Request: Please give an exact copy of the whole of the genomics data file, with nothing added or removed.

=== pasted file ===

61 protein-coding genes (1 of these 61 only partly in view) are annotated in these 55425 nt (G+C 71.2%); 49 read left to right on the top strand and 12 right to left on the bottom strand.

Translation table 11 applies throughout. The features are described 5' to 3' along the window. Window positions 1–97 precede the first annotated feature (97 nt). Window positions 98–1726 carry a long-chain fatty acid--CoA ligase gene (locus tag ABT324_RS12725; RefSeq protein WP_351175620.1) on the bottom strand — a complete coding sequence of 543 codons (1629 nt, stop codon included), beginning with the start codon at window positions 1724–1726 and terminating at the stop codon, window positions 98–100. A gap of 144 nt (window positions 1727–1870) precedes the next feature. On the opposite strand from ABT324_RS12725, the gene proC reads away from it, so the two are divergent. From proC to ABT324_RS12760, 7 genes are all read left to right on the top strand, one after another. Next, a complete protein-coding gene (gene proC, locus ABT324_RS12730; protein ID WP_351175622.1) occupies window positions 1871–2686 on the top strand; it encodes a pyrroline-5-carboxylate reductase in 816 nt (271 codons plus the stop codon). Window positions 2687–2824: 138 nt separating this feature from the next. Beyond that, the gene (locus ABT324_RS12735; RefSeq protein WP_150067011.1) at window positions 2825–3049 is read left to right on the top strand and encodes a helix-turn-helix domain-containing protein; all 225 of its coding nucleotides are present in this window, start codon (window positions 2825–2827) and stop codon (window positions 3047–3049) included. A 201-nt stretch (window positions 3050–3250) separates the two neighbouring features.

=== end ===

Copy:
61 protein-coding genes (1 of these 61 only partly in view) are annotated in these 55425 nt (G+C 71.2%); 49 read left to right on the top strand and 12 right to left on the bottom strand.

Translation table 11 applies throughout. The features are described 5' to 3' along the window. Window positions 1–97 precede the first annotated feature (97 nt). Window positions 98–1726 carry a long-chain fatty acid--CoA ligase gene (locus tag ABT324_RS12725; RefSeq protein WP_351175620.1) on the bottom strand — a complete coding sequence of 543 codons (1629 nt, stop codon included), beginning with the start codon at window positions 1724–1726 and terminating at the stop codon, window positions 98–100. A gap of 144 nt (window positions 1727–1870) precedes the next feature. On the opposite strand from ABT324_RS12725, the gene proC reads away from it, so the two are divergent. From proC to ABT324_RS12760, 7 genes are all read left to right on the top strand, one after another. Next, a complete protein-coding gene (gene proC, locus ABT324_RS12730; protein ID WP_351175622.1) occupies window positions 1871–2686 on the top strand; it encodes a pyrroline-5-carboxylate reductase in 816 nt (271 codons plus the stop codon). Window positions 2687–2824: 138 nt separating this feature from the next. Beyond that, the gene (locus ABT324_RS12735; RefSeq protein WP_150067011.1) at window positions 2825–3049 is read left to right on the top strand and encodes a helix-turn-helix domain-containing protein; all 225 of its coding nucleotides are present in this window, start codon (window positions 2825–2827) and stop codon (window positions 3047–3049) included. A 201-nt stretch (window positions 3050–3250) separates the two neighbouring features.